Does the World Have Objective Existence?

Posted on 9 August 2005


Most of us are naive realists: we are convinced there are “facts” that are simply given to us, and there are “things” that really exist “out there.” We can’t walk through walls, move mountains, or make the sun rise just by wishing it. Reality has its own laws that are completely independent of what we want or think. Or so we believe. But is it really true?

Upon closer examination, those “objectively given” features of our experience are mere conventions, habitual ways of interpreting experience that are so deeply conditioned that we have become unconscious of them. We can see how this might be the case by considering a few examples, starting with an obvious one.

The border between the US and Canada is a convention. It does not exist in reality, but is a geopolitical division that people created and agree upon. It is arbitrary in the sense that the border could have been drawn somewhere else. Yet, for practical purposes, it is a fixed feature that we all live with as if it had an objective existence. Even though it is ultimately imaginary, it is a very useful thing to know about and helps us understand many things about the relationships between people who live in different parts of North America.

It is not difficult to see that the US-Canadian border is a convention, and has no objective reality. Other distinctions, though, seem very objective at first, and it takes a closer examination to see that they are really just conventions. For example, consider the boundary between land and ocean along the Pacific shoreline of North America. It seems that the shoreline objectively exists, and is not a mere convention. It seems that nature has determined where to draw the shoreline, and we can’t just move it like we could move the US-Canadian border. It seems objectively real.

To see that the shoreline is a convention, we have to look a bit deeper. It seems the border between land and ocean must be drawn in a particular place because we have overlooked quite a few implicit assumptions and ambiguities. For example, the shoreline might seem quite clear in most places, but where do we draw the shoreline at the mouth of the Columbia river? The Pacific shoreline there is no longer a border between land and ocean. We could draw a straight line across the mouth of the river between points of land on opposite sides, but nature doesn’t tell us which points to use. Or we could define the shoreline at the mouth to be a border between salty ocean water and fresh river water, but where exactly is the distinction between these types of water? The one dissolves continuously into the other. At what specific concentration of salt does the fresh water become salt water? There is no clear boundary between the two, and where we decide to draw the line is our choice, a mere convention.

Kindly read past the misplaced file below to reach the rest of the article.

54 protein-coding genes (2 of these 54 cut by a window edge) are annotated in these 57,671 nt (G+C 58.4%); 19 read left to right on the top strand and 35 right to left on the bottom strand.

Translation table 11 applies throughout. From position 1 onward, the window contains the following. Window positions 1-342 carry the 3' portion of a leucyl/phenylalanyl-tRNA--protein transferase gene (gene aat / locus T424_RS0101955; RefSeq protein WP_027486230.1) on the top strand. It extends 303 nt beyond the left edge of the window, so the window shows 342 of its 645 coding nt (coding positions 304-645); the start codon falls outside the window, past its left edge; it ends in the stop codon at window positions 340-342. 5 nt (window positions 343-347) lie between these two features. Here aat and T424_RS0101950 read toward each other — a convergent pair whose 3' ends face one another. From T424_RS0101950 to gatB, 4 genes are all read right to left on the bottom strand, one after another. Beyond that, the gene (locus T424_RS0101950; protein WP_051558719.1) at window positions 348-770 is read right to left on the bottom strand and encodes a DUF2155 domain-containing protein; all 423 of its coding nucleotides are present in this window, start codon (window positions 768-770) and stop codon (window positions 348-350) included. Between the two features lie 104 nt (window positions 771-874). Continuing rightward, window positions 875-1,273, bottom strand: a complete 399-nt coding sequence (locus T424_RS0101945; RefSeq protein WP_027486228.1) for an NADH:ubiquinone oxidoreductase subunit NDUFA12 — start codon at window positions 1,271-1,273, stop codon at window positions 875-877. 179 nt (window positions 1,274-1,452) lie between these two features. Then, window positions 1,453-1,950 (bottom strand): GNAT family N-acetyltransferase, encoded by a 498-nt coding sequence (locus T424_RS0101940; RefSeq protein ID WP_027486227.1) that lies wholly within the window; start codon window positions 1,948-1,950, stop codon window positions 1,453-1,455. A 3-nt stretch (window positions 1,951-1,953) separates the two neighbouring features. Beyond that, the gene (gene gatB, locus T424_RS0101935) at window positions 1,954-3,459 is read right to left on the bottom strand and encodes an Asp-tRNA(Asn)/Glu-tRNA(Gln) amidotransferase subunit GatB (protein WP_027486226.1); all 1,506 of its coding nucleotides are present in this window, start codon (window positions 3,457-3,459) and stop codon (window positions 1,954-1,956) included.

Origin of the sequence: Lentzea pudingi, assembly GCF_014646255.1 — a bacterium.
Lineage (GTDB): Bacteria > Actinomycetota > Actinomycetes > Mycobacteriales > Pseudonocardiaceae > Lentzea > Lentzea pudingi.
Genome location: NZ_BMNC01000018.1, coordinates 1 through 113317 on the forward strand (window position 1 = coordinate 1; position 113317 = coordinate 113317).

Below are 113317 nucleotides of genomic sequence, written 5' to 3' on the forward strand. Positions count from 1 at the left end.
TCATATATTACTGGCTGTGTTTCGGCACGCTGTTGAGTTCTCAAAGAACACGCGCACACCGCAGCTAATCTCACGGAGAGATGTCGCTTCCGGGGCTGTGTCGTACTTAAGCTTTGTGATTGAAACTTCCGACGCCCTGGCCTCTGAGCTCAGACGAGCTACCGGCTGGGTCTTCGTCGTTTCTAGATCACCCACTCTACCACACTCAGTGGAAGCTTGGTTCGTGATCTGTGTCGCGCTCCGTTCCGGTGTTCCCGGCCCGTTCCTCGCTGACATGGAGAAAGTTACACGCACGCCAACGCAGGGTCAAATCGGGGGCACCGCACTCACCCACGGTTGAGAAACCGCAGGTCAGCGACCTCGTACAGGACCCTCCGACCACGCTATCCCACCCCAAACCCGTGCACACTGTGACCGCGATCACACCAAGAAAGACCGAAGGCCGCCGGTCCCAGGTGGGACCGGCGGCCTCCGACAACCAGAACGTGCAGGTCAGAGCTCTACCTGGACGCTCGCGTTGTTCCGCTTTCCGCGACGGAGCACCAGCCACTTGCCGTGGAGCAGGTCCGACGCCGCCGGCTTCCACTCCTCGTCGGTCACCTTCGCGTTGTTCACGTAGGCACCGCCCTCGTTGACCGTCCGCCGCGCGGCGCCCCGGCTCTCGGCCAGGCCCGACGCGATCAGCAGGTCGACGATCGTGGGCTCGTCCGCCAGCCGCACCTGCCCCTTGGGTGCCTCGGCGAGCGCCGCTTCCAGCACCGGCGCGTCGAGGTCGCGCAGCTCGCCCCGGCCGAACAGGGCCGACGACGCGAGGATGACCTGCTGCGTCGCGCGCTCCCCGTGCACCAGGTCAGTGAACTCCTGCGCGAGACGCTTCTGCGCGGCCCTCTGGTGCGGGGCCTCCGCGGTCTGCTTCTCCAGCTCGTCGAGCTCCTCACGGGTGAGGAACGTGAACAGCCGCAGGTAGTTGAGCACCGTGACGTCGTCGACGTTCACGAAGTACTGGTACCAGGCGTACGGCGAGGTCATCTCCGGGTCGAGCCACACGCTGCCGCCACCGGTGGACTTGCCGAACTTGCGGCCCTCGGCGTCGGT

Even at the boundary between land and water, if we look closely we’ll also see that the distinction there is not so clear. Consider a beach where the ocean is far out at low tide and very near at high tide. Where do you draw the shoreline? Moreover, the ocean waves are constantly rolling in and out. Where, exactly, is the border between ocean and land as the water moves up the sand and gradually sinks into it? Even if you considered it at one instant in time, there is no objective way to draw the line. If a 1/16 inch thick film of water covers the sand, is that “land” or “ocean”? What if it is 1/32 inches thick? 1/64 inches? Nature does not come with answers to these questions. It does not tell us exactly where to draw the shoreline. The “shoreline” is a convention that depends on an agreed way to answer these questions.

Try this kind of analysis yourself with anything you think is objectively “out there.” Upon close analysis, all we can find are our own decisions to agree to draw boundaries using one convention or another. Although these conventional ways of drawing boundaries help us communicate our shared experience, they are not imposed upon us by nature. They do not have objective existence in reality itself, but are part of the way we all interpret (often unconsciously) our experience.

Does this mean that it is possible to move mountains? In the framework of conventional reality, no. In a certain sense, though, it is possible to move mountains, albeit not in the usual senses of “move” or “mountain.” It is possible to experience the world in radically different ways that, although perhaps quite unconventional, are not any more or less real than other more conventional ways.

Posted in: Philosophy, Science